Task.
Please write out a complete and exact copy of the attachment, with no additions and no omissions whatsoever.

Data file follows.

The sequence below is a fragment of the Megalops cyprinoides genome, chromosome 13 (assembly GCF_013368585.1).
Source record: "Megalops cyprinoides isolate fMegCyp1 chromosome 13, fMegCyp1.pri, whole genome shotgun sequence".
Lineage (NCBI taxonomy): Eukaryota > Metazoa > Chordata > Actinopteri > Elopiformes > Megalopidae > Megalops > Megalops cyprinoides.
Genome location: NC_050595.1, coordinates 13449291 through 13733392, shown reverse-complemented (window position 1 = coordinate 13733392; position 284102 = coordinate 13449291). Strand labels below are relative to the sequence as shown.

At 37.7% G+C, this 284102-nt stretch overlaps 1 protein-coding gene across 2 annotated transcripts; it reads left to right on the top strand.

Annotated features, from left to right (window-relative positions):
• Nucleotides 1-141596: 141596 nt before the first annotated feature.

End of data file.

The sequence below is a fragment of the Megalops cyprinoides genome, chromosome 13 (assembly GCF_013368585.1).
Source record: "Megalops cyprinoides isolate fMegCyp1 chromosome 13, fMegCyp1.pri, whole genome shotgun sequence".
Lineage (NCBI taxonomy): Eukaryota > Metazoa > Chordata > Actinopteri > Elopiformes > Megalopidae > Megalops > Megalops cyprinoides.
Genome location: NC_050595.1, coordinates 13449291 through 13733392, shown reverse-complemented (window position 1 = coordinate 13733392; position 284102 = coordinate 13449291). Strand labels below are relative to the sequence as shown.

At 37.7% G+C, this 284102-nt stretch overlaps 1 protein-coding gene across 2 annotated transcripts; it reads left to right on the top strand.

Annotated features, from left to right (window-relative positions):
• Nucleotides 1-141596: 141596 nt before the first annotated feature.